The Vapnik Chervonenkis dimension is defined by the wikipedia page here for a classification model as:

A classification model $f$ with some parameter vector $\theta$ is said to shatter a set of data points $(x_1, \ldots x_n)$ if, for all assignments of labels to those points, there exists some $\theta$ such that the model $f$ makes no errors when evaluating that set of data points.

I am trying to understand the second example. Suppose I have a model $f$ with only one parameter $\theta$, and two points $\{a,b\}$ where $a,b \in \mathbb{R}$ and $a<b$. Then there are four possible labellings: $\{a = 1, b=1\}, \{a = 0, b=1\}, \{a = 1, b=0\}, \{a = 0, b=0\}$

Is the author saying that I have to choose one value of $\theta$ that would correctly classify the $a,b$ for each of these scenarios? Or rather that I can choose a different $\theta$ for each possible labelling.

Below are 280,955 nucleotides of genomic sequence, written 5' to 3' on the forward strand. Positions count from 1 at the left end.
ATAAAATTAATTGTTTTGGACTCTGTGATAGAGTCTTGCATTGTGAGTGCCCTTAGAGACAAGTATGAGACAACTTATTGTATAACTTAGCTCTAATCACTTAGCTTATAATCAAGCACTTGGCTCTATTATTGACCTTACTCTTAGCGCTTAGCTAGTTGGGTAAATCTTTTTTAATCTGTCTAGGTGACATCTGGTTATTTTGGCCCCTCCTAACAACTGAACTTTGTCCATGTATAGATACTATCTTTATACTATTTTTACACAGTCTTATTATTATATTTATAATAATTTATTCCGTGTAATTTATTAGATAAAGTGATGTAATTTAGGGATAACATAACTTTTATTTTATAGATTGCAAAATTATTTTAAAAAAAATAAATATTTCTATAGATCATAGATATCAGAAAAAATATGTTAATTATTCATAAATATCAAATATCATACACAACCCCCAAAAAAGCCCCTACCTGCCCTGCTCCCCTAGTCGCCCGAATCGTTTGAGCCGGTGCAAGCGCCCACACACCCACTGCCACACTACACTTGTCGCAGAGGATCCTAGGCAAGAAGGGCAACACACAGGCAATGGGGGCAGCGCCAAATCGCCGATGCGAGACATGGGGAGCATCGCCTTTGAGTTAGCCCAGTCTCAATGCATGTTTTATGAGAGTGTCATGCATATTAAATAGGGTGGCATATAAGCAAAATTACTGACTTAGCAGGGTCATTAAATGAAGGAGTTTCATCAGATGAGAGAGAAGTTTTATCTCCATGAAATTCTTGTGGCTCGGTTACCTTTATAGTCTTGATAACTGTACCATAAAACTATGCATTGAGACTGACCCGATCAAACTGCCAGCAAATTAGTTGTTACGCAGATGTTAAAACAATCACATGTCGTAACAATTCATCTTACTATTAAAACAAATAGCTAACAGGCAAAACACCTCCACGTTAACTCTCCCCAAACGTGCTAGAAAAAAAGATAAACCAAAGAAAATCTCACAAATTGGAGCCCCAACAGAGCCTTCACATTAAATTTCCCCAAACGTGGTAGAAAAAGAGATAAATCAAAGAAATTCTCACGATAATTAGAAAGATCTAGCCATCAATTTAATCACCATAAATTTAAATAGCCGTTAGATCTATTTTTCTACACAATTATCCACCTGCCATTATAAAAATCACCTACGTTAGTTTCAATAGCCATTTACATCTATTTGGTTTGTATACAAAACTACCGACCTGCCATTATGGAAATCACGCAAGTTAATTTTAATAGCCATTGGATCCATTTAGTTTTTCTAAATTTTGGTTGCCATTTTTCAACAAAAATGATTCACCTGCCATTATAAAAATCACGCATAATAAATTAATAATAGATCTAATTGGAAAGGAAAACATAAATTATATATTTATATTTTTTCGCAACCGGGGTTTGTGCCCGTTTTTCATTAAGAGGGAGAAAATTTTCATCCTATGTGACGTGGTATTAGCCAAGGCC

For instance in the case $ t < a < b$ where $a,b$ are both labelled $1$, then by simply classifying points above $t$ as positive, I would correctly classify both examples. However this scheme would fail for the case where $ a = 1, b=0$.

Any insights appreciated.


1 Answer 1


Here is good definition of VC-dimension -- https://www.cs.hmc.edu/~yjw/teaching/cs158/lectures/21_VCDimension.pdf

Quotation from link above:

To show that hypothesis class has VC-dimension d in input space $\chi$, consider this adversarial "shattering game":

  • We choose d points in $\chi$ positioned however we want;
  • Adversary labels these d points;
  • We choose a hypothesis $h \in H$ that separates the points;

The VC-dimension of $H$ in $\chi$ is the maximum $d$ we can choose so that we always succeed.

This basically means that for each labels you can select some hypothesis that classify these labels correctly. Another labeling -- another hypothesis.

  • $\begingroup$ Interesting, will read. $\endgroup$ Jul 5, 2021 at 20:19

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